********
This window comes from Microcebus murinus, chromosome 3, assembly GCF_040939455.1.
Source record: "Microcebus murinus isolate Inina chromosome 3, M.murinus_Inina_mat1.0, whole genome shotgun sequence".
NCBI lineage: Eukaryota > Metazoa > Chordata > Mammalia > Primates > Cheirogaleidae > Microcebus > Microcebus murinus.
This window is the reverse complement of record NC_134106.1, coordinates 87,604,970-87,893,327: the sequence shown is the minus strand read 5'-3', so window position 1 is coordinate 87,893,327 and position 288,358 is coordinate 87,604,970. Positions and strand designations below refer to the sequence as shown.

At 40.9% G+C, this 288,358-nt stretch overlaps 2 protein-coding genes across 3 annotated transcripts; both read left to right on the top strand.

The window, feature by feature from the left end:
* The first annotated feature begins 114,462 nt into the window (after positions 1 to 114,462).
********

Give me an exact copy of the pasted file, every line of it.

This window comes from Microcebus murinus, chromosome 3, assembly GCF_040939455.1.
Source record: "Microcebus murinus isolate Inina chromosome 3, M.murinus_Inina_mat1.0, whole genome shotgun sequence".
NCBI lineage: Eukaryota > Metazoa > Chordata > Mammalia > Primates > Cheirogaleidae > Microcebus > Microcebus murinus.
This window is the reverse complement of record NC_134106.1, coordinates 87,604,970-87,893,327: the sequence shown is the minus strand read 5'-3', so window position 1 is coordinate 87,893,327 and position 288,358 is coordinate 87,604,970. Positions and strand designations below refer to the sequence as shown.

At 40.9% G+C, this 288,358-nt stretch overlaps 2 protein-coding genes across 3 annotated transcripts; both read left to right on the top strand.

The window, feature by feature from the left end:
* The first annotated feature begins 114,462 nt into the window (after positions 1 to 114,462).